What is an Annuity?
An annuity is a contract between you and a 3rd party insurance company, whereby in exchange for making a lump sum or systematic payments, the insurance company promises to do four things:
1. Provide for accumulation, or asset growth, tax deferred
2. Provide an income for a certain period of time, or for life
3. Provide a death benefit, avoiding probate
4. Provide for long term care benefits
An Annuity can be a part of your total retirement strategy, in that you can purchase one with a lump sum or regular premium payments over time. Annuity assets grow tax-deferred, and interest is compounded. When you begin making withdrawals or receiving payouts, you will only pay taxes on the interest earned if you paid for the annuity with after-tax dollars.
The key feature of a fixed annuity is that the principal is FIXED – It is guaranteed by the insurance company. Gains are usually locked in each year, and you can mix and match different types of annuities to create a guaranteed income stream in retirement that is not influenced by interest rates, market fluctuations, or other typical market influences.
Multi-Year Guarantee Annuity is a term used to describe a fixed annuity that has an interest rate guarantee for the same period of time as its surrender period. For example, an annuity with a guaranteed interest rate of 5% per year for five years, where there are no surrender penalties after five years.
Fixed Indexed Annuities
Fixed indexed annuities, are a type of deferred annuity that credits interest based on the changes to a market index, such as the S&P 500 or Dow Jones Industrial Average. Interest is credited when the index value increases, but the interest rate is guaranteed never to be less than zero, even if the market goes down. Your principal, as well as all previously credited interest earnings, can never be lost and are always protected from any unforeseen downturn in the market.
This is what makes these annuity products so attractive to retired persons and to those approaching retirement who can’t afford, and don’t have time to recover from, a major blow to the value of their investment portfolios. In exchange for having their retirement assets fully protected from loss, an Equity Indexed Annuity owner receives interest credits based on a share of the market index gains without realizing 100% of those gains. For most individual investors who have recently been stung by market volatility, this constitutes a prudent and desirable trade-off.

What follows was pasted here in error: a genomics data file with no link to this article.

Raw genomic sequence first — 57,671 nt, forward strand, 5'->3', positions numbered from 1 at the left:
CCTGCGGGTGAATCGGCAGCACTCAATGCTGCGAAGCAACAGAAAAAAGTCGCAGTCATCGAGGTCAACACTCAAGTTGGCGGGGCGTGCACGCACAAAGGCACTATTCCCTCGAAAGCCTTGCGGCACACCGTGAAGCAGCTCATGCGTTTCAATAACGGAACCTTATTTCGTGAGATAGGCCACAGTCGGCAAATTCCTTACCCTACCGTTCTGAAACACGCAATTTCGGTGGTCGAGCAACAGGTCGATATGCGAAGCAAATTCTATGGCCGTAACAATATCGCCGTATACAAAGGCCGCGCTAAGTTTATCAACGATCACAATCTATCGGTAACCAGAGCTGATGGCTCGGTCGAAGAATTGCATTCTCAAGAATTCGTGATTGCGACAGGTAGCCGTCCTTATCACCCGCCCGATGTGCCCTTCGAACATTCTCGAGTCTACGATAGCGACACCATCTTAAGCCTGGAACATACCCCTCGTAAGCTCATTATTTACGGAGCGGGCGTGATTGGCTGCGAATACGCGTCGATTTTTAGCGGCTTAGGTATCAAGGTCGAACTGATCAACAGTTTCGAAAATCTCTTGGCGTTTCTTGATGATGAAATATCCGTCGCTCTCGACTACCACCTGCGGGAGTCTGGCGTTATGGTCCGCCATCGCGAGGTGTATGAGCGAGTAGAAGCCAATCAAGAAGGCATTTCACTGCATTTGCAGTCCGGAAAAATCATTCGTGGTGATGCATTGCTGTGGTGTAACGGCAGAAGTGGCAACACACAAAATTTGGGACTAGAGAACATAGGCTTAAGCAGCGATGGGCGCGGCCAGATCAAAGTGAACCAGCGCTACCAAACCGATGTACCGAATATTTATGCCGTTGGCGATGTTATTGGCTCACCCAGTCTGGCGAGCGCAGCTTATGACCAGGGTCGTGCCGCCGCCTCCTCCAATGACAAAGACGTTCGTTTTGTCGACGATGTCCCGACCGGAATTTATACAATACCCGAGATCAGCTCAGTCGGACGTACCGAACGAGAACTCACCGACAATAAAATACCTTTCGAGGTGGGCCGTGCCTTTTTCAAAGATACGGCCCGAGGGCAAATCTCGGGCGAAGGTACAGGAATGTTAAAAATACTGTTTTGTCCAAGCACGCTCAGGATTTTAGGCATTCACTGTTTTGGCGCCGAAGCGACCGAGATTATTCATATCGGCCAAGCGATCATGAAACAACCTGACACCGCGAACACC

In an immediate annuity, the investor begins to receive payments immediately upon investing or at a predetermined date in the future. This is for investors who need immediate income from their annuity. When you purchase an immediate annuity, you can choose between payments for a certain period of time (typically five to twenty years – “period certain”), payments for the rest of your life or your spouse’s life, or any combination of the two. You can even choose between a fixed payment that doesn’t vary or a variable payment that is based on market performance. In almost every case, once you purchase an immediate annuity it is an irrevocable decision between you and the insurance company and cannot be voided. If you fund your immediate annuity with after-tax dollars, each payment you receive will be part return of principal and part interest, so a portion of each payment will not be taxable
A variable annuity is a contract between you and an insurance company. When you open a variable annuity, the insurance company invests your money in a selection of mutual fund-like investments (called “sub-accounts”). Your account value can grow or shrink with the underlying investments, just like with a mutual fund.
Base annuity contracts have an annual fee, called ME&A fees. This stands for Mortality, Expense, and Administrative fees. The industry average for M&E fees is about 1.25%, whereas 1.65% is high and anything below 1% is considered to be low. The industry average for Administrative fees is 0.15%. In sum, ME%A fees vary depending on the contract and features, but should not exceed 2% of the account value.
Inherited Non-Qualified Annuities
Inherited Non-Qualified 1035 Tax Free Exchange of an Annuity
When an owner of an annuity contract passes away the beneficiaries will inherit the money, and have choices on how they will receive that money. If the beneficiary does not need to use the money currently, they may do an Inherited Non- Qualified Tax Free Exchange to another annuity in there name. If the money is distributed the wrong way the interest or gain on the annuity will be 100% taxable to the beneficiary as ordinary income.
Many people and financial advisors are not aware of or don't understand the rules of an Inherited Tax Free Exchange for beneficiaries. Families, business owners, and wealthy individuals have accumulated significant amounts of money in annuities, and all the built up interest has avoided taxation . This valuable rule lets the beneficiary avoid what could be a huge tax and roll or exchange the money over to a new annuity in there name that is more suitable for there financial needs without paying taxes. For the new owner there are minimum distribution rules for the years after, following the requirements of the Internal Revenue Code Section 72(S).
There are Inherited Qualified (IRA) Tax Free Exchanges of an Annuity also.